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August 05, 2010
Corporate Disclosures Ignore Financial Benefits of Board Diversity
    by Robert Kropp

A new report from The Corporate Library finds that corporate compliance with disclosure requirements on diversity has been vague, while studies indicate a financial benefit.

2010 marked the first year in which companies were required to comply with a new Securities and Exchange Commission (SEC) rule requiring corporate disclosure of how diversity is considered in the nomination of board directors.

While there is not yet a substantial body of academic literature addressing all types of diversity, research that focuses on women directors in the US are emphatic in concluding that "diversity increases the intensity with which a board monitors a company's affairs," according to a recent report from The Corporate Library.

As Kimberly Gladman, Director of Research and Risk Analytics at The Corporate Library, and author of the report entitled Beyond the Boilerplate: The Performance Impacts of Board Diversity, told, "A board that includes women is a better overseer of a company's business, and more accurate in assessing a company's value. Board diversity leads to more questioning and more vigorous debate."

Because the SEC did not provide a definition of diversity in its rule on disclosure, companies were free to address diversity in their reports on their own terms. Not surprisingly, as the report found, "The disclosures are not very specific, thorough, or revealing." The report analyzed statements from 388 S&P 500 companies.

In a
blog post, Gladman describes corporate disclosures on board diversity as "a bit soporific," and casts too little light, she writes, on "the most interesting question about board diversity: what difference does it make, performance-wise, to have women and members of racial and ethnic minority groups serve on corporate boards?"

Gladman told, "The corporate reports are notable for what's not there. Companies are not talking about what they are doing to recruit more diverse directors, and there are no references to coordinated programs to make sure they are drawing on a more diverse pool."

"There is no concrete rationale included in the reports for why diversity is important," Gladman continued. "Companies need a diverse body of knowledge and livelier and more informed discussion, but the question of diversity is murky in a lot of the disclosures. None of them describe how they would go about increasing diversity."

On the other hand, as noted above, academics have concluded that diverse boards are better overseers of corporate activities. Diverse groups are less likely to share common assumptions, and it may also be the case that "directors from underrepresented demographic groups (are) especially strong performers, having had to overcome discrimination to reach the boardroom," according to the report.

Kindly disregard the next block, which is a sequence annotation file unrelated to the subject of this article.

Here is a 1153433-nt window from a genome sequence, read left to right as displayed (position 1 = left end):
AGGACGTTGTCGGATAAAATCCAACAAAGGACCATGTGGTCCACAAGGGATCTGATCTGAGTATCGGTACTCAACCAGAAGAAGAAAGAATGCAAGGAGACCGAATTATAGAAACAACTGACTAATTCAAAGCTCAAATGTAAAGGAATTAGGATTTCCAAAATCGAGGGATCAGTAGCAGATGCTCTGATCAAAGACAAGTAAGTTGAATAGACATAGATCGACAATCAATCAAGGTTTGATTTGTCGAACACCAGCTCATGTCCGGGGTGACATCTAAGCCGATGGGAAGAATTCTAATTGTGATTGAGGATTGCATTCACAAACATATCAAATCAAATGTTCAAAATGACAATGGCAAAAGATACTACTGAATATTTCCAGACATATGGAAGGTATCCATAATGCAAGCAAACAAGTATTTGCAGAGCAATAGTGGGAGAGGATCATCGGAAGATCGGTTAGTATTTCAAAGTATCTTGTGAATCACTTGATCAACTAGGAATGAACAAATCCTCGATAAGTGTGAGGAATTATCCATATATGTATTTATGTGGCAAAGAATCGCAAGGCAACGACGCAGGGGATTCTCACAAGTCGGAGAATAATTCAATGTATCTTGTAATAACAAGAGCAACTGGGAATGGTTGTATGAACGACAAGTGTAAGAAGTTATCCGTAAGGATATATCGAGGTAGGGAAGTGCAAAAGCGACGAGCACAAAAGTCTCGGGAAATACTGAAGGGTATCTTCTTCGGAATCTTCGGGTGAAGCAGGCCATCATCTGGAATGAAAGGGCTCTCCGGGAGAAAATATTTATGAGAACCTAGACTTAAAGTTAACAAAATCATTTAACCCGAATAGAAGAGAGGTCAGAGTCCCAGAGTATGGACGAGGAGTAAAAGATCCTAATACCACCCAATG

Of special importance to investors, of course, is the effect of board diversity on the operating and stock price performance of companies. In a lengthy analysis of academic studies on takeover defenses, the report concludes that board diversity often leads to lower premiums on the price of a company in a merger, and a lesser spike in the stock price immediately following a merger.

However, the report continued, "Lower takeover premiums may actually be fairer and more accurate," a position that is upheld by studies finding that "most mergers are overpriced and indeed, ultimately value-destroying." Managers seeking to build empires and increase their compensation "enter into combinations that are bad for the long-term prosperity of the surviving entity, and thus ultimately also bad for that entity's shareholders," according to the report.

Gladman told, "The question depends on how you define good performance. In the short term, diversity can be bad for a company's stock price, because a diverse board is less likely to participate in an overpriced merger. If you're someone who wants to sell your company at an inflated price for a quick hit on the stock price, then diversity is bad for you."

"But if you are a universal owner that is broadly invested in the economy," she continued, "Then you want companies that can create more value and better goods and services in the future. If you're looking for value creation, then board diversity is a good thing."

Observing that skeptics often suggest that "any focus on personal aspects of diversity is primarily motivated by social justice concerns," the report concludes that "diversity increases the conscientiousness of board oversight, and leads to more accurate value assessments." Because "diversity is likely to promote greater value creation in the economy," both governments and institutional investors have a financial interest in board diversity.

"Pension funds may have been investors in these companies for decades, while the management team has only been in place for a couple of years, and will leave in a couple of years," Gladman said. "Companies do not seem to realize that diversity affects the value of their business. I think realizing it is going to have to come from investor demands."

"The ideal would be for companies to become aware of how boards can be most efficient, and put into place a program to ensure that they do have racial, gender, and personal background diversity," she continued. "But for this to take place, companies would have to be genuinely interested in being an enterprise that creates long-term value."


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